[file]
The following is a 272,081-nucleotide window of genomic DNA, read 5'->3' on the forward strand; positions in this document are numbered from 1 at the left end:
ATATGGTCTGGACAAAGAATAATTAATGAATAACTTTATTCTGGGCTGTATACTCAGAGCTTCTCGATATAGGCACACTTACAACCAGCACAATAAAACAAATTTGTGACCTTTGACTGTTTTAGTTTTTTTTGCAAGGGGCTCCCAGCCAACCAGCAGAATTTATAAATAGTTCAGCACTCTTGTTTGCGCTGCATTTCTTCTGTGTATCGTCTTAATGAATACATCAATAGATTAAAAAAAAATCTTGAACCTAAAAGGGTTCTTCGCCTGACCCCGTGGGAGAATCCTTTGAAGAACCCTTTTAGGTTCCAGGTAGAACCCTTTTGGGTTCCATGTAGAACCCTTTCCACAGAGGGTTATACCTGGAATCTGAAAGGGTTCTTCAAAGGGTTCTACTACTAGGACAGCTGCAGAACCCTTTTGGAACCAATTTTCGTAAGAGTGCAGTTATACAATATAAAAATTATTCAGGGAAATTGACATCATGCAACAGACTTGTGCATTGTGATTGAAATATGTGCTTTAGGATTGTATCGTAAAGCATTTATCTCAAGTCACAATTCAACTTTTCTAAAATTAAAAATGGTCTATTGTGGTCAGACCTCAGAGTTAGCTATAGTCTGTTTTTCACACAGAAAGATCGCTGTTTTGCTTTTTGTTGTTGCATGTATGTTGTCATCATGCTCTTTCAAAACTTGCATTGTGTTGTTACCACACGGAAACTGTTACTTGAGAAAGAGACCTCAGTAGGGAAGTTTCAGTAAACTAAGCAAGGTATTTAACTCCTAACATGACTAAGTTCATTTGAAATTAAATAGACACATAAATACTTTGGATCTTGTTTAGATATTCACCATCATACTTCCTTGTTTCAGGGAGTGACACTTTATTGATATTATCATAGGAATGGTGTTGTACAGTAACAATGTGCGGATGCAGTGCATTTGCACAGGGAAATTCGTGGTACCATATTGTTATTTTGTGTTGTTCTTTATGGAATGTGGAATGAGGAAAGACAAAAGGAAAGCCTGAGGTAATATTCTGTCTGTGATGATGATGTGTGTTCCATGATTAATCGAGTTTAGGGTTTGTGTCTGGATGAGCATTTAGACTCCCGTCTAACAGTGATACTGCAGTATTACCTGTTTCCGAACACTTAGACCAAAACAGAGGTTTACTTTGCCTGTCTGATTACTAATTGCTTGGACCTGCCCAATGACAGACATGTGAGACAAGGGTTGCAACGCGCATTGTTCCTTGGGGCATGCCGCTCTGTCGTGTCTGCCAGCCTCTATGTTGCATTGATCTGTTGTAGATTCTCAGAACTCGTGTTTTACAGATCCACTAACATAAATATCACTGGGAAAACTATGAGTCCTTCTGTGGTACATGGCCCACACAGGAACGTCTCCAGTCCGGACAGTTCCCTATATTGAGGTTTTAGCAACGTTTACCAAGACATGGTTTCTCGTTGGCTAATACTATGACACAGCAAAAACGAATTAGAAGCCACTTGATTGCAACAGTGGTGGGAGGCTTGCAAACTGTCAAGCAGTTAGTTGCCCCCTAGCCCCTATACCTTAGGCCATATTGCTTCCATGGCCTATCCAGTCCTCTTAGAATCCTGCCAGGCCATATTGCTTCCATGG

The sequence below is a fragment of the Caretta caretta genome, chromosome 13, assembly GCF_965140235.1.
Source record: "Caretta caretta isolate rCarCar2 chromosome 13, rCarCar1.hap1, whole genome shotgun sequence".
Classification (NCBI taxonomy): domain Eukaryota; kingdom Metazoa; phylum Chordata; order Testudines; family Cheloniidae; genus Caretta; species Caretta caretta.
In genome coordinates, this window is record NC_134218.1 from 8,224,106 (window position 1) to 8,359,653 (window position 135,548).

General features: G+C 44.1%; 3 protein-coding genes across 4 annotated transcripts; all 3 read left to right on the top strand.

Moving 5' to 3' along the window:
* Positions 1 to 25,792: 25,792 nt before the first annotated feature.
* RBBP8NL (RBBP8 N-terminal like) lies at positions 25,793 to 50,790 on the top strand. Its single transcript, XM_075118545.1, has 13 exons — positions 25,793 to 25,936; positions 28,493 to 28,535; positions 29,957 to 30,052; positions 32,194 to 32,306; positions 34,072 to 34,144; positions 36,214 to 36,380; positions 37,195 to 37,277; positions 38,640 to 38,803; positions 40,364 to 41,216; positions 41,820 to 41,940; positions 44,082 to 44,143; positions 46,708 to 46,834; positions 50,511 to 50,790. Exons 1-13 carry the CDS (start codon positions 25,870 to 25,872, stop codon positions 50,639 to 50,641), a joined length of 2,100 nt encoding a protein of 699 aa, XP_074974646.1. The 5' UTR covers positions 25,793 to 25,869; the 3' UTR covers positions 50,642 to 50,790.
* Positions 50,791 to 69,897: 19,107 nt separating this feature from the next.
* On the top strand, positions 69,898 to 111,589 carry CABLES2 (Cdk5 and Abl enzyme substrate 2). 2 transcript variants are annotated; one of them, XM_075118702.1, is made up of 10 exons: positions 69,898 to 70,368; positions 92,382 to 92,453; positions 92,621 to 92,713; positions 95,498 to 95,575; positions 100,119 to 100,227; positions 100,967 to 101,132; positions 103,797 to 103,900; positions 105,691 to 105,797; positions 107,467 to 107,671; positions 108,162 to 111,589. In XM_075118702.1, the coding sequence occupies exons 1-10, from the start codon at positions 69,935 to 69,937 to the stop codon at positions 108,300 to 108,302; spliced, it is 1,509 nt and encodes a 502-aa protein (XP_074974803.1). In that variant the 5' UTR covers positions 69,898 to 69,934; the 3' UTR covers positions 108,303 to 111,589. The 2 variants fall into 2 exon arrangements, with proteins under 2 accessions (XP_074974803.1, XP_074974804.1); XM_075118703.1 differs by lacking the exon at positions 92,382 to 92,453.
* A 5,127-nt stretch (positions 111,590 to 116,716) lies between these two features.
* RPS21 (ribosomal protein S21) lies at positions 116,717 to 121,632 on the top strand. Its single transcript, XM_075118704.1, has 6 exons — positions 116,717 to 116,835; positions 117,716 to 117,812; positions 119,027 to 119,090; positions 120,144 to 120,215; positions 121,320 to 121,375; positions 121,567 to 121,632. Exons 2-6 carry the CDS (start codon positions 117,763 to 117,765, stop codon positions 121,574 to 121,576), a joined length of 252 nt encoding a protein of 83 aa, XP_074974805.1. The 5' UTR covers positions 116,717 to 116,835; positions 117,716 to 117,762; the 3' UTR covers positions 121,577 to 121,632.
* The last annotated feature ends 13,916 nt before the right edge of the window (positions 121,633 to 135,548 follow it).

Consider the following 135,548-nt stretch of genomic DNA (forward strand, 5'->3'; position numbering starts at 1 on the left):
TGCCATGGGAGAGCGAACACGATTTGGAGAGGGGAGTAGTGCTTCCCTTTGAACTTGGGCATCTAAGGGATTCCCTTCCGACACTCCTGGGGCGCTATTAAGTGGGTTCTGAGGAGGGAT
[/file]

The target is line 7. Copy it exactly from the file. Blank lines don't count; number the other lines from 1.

General features: G+C 44.1%; 3 protein-coding genes across 4 annotated transcripts; all 3 read left to right on the top strand.